The de Havilland Dove became the Corps' transport aircraft. The jet age arrived on 30 June 1956 when the Corps took delivery of a de Havilland Vampire T.55 trainer.[12] In November 1963 the Air Corps took delivery of its first helicopters, SA.316B Alouette IIIs, of which seven remained in service until 2007. During their operational lifetime, 3,300 people were assisted by the Alouette helicopters in their Search and Rescue and air ambulance roles.

During the mid-sixties and early seventies, the Corps played a part in expanding Ireland's film industry.

Irish Air Corps pilots filming Roger Corman's Richthofen & Brown, 1970. Lynn Garrison second from right, front row

Pilots and engineering staff participated in a 1965 box office success, The Blue Max. The fleet of World War I replicas, owned by ex-RCAF fighter pilot Lynn Garrison's "Blue Max Aviation", was based at Casement Aerodrome in Baldonnel – before being moved to Weston Aerodrome at Leixlip. Here the Corps continued its involvement, providing aircrew and engineering staff to support films such as Darling Lili, Von Richthofen and Brown, Zeppelin and a number of television commercials. Lynn Garrison was also responsible for co-ordinating the first demonstration of the Marchetti SF-260 Warrior at Baldonnel. As a result of this presentation the Corps acquired a number of Warriors.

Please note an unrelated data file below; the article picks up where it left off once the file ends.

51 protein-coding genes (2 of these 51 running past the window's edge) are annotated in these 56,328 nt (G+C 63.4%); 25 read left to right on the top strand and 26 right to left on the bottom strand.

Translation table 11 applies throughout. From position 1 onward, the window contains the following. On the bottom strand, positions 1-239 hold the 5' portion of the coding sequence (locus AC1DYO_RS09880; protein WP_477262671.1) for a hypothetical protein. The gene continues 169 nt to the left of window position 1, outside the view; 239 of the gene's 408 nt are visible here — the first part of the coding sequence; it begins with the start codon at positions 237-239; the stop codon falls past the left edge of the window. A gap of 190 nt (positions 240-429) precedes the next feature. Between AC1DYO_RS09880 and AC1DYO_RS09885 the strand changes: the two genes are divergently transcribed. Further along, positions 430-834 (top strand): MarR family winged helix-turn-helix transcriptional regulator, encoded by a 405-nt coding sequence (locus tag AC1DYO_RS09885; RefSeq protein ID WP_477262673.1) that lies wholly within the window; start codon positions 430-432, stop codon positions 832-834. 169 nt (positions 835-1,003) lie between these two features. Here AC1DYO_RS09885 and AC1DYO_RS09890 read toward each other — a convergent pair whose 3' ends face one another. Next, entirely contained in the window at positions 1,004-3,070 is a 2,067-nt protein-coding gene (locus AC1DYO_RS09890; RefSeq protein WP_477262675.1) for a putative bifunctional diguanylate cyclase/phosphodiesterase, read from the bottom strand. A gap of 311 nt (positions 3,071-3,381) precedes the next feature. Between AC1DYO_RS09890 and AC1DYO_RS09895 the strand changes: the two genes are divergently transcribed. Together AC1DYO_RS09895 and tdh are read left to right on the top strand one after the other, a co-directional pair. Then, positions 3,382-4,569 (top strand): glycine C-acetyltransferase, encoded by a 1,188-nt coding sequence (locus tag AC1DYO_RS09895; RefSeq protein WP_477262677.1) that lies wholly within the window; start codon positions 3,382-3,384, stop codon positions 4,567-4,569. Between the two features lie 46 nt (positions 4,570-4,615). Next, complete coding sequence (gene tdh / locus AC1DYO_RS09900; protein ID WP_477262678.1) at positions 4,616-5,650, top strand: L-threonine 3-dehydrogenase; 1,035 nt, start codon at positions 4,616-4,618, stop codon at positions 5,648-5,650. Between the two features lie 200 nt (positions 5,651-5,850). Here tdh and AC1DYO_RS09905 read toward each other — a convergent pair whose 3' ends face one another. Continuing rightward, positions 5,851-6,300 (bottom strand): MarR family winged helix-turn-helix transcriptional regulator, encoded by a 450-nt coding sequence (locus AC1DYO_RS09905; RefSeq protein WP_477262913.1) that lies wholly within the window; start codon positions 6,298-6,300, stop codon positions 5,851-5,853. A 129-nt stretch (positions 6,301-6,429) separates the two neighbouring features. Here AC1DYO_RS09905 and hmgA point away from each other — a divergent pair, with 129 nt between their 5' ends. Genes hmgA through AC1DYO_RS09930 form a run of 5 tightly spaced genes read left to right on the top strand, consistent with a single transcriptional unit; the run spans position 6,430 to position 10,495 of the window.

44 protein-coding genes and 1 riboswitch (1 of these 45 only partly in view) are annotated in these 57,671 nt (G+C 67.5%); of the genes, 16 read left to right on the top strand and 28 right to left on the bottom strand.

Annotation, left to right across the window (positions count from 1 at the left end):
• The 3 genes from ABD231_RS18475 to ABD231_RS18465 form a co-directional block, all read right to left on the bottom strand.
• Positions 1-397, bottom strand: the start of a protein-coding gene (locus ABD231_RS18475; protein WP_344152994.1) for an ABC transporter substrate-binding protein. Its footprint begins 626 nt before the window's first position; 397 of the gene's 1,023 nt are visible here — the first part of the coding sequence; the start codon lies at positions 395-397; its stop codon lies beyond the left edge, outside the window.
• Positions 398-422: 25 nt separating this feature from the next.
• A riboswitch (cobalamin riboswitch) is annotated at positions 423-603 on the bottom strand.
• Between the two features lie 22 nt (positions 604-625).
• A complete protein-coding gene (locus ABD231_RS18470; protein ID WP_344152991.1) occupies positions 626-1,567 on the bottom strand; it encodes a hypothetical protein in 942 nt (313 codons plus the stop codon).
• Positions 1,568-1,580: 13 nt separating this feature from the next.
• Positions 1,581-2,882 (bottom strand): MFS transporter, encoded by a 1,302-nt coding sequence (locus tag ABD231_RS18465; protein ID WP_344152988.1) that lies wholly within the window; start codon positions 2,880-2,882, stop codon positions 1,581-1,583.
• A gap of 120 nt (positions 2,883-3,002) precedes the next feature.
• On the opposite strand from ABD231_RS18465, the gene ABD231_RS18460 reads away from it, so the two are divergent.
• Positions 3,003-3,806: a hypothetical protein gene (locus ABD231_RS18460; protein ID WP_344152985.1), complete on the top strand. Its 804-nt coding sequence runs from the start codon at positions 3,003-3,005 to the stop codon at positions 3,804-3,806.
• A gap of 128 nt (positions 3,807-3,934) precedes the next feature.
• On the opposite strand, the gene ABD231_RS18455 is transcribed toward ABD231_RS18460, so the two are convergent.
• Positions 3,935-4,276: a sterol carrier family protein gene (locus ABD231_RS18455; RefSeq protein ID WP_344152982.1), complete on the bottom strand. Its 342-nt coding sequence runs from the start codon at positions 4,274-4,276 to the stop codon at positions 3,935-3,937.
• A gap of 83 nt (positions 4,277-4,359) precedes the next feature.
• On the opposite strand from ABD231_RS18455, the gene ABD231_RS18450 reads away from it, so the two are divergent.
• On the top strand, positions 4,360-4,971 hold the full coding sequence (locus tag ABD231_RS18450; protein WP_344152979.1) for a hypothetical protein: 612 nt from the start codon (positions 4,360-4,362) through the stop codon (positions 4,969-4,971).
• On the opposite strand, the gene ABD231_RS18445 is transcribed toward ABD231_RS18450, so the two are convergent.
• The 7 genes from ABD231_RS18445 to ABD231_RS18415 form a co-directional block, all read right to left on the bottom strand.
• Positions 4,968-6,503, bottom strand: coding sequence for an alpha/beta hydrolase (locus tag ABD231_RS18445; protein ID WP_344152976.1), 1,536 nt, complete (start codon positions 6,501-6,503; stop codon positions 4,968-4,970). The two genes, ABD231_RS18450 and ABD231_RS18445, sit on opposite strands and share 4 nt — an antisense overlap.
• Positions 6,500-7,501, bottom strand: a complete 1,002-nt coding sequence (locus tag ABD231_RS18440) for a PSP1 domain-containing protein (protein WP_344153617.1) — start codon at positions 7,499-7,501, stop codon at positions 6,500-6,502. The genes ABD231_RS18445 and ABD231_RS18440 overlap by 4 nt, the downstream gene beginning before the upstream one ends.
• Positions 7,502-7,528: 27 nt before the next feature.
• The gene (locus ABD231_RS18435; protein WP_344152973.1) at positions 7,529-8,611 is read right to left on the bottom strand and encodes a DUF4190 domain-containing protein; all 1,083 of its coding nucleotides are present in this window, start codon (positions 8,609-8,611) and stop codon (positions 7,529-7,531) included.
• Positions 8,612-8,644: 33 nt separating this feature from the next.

In the mid-1970s the expansion of the "Ministerial Air Transport Service" (MATS) following Ireland's accession to the European Economic Community (now the European Union) led to the acquisition of the Corps' first business jet, a BAe 125-700.

In 1975 several Fouga Magister CM-170 jet aircraft were purchased secondhand from France. They were used for training, for the Light Strike Squadron and for the Silver Swallows display team. They were withdrawn from service in 1998 and not replaced, leaving the Irish Air Corps without any jet combat aircraft.